Jason Porter (who took the ESD MPhil in 2007-2008) is now a senior engineer working for Aboriginal Affairs and Northern Development in Canada. He explains: “Many First Nations communities in Canada are similar to developing countries and have a much lower standard of living than typical Canadian communities. I provide engineering support to a group of these communities to help them develop close drinking water systems as well better housing and schools. Sustainable thinking is essential in this work as there are significant social and environmental issues and we have limited financial resources.”
For Jason, who took his undergraduate degree (Mining Engineering) at Queens University in Ontario, the value of the ESD course lay in its exploration of the complex challenges that engineers and others face in terms of working towards sustainable solutions. “The programme didn’t alter my basic philosophy but showed that you don’t always need a well-defined solution to make progress,” he remarks. “On a personal level, the most demanding aspect of the course was finding a balance between keeping up with the course work, spending time learning from fellow students, and enjoying all that Cambridge has to offer.”
Just over a third of the students who take the ESD course are from developing countries and many of those who come from developed countries go on to work overseas in development projects. Sinomnqa (Nomi) Bodlani (who also did the course in 2007-2008) works in Johannesburg as a senior analyst with Davies Consulting Associates. Much of her work is for mining companies whose activities have significant social and environmental impact on the communities and environment where they are located. Her day-to-day work involves identifying and implementing improvement opportunities at all levels of the business ranging from business support processes to environmental management and operational processes. This entails developing an understanding of a wide range of issues within overriding business strategy as well as actual operating realities.
Nomi did her first degree in mechanical engineering at the University of Cape Town followed by a research post looking at the energy absorption and crash characteristics of steel materials. Nomi was a Mandela Magdalene Scholar (a Commonwealth Scholarship) at Magdalene College, Cambridge, and this enabled her to take the ESD course. “I had not been exposed to the concept of sustainability before and quickly understood that everything has sustainability implications. Now I approach anything I’m doing with the question: what does this mean from a sustainability point of view?” she says. “Coming from South Africa, a particular challenge was contextualising sustainability as identified in the first world to the developing world. An aspect of the course useful for my personal development was reflecting and sharing during group work which involved translating our experiences to something that others could learn from.”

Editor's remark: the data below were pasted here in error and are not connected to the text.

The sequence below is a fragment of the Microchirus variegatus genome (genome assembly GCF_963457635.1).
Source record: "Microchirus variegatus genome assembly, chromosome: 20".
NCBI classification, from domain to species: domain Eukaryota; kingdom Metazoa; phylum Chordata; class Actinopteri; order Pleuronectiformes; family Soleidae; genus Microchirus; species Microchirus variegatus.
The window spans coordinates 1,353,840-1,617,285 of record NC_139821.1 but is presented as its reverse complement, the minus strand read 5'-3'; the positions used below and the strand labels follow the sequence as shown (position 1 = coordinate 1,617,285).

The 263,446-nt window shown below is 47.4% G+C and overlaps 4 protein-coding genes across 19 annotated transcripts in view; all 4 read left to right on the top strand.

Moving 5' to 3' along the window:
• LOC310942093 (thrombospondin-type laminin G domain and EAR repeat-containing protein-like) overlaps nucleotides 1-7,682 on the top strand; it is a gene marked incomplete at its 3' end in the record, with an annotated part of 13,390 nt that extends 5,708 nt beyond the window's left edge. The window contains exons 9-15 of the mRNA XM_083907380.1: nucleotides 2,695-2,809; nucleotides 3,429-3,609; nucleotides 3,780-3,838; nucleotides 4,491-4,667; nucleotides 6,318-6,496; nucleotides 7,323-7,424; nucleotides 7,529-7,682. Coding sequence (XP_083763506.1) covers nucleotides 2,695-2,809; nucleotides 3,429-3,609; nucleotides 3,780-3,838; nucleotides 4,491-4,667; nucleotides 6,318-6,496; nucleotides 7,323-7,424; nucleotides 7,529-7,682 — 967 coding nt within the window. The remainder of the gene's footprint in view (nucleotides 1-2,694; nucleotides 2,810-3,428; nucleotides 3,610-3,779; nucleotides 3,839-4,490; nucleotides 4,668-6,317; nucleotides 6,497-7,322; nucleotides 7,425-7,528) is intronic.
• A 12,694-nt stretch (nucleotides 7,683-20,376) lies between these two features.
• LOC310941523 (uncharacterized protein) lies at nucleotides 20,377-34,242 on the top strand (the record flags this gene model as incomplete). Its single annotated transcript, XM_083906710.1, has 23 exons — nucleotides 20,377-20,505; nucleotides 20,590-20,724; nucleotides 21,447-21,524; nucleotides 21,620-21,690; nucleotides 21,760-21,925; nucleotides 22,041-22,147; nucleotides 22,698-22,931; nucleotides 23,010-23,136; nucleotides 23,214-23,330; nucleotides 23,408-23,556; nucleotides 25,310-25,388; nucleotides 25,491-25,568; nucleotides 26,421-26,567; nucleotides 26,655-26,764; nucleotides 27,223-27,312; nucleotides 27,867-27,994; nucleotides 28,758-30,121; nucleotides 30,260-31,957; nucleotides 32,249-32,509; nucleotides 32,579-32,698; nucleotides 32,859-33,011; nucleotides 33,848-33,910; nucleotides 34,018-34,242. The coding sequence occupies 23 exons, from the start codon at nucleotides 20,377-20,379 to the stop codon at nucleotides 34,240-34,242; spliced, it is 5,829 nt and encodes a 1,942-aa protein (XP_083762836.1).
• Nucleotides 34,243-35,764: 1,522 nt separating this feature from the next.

James Dodds (another member of the class of 2007-2008) is a British national who spends much of his time working overseas as a renewable energy technical consultant for Mott MacDonald. He has recently been working in South Africa assisting the Government to procure several gigawatts of renewable energy generation: a programme that has been heralded by the World Bank as a leading example of a clean energy project in a developing country. “Cambridge’s MPhil in ESD is designed so that you learn through the experience of others. You’re encouraged to ask tricky questions and think independently. One of the best things about the course is its links with industry: you are hearing first-hand from leading industry professionals who come to give lectures and answer questions. I learnt more in one year at Cambridge than I have during five years of working in the industry,” he says.
“What the course made me realise is the vast scope that exists for better sustainability and the dire consequences of continuing with business as usual. Where people are in embedded positions, there is often no easy way to introduce sustainable ways of working – but people aren’t daft and if you get them to ask the right questions and look on longer timescales then they will bring about their own changes.”
At the end of their year in Cambridge, each cohort of ESD students presents summaries of the dissertations written as part of the course. Topics tackled by the class of 2012 provide a glimpse of the scope and reach of projects undertaken: they range from a study of sustainable management of waste water in Nigeria to an exploration of the use of bamboo as an alternative construction material in Ecuador, and from an analysis of incentives for green commercial building development in Hong Kong to research into sustainable energy for Ireland.
Engineering for Sustainable Development http://www-csd.eng.cam.ac.uk/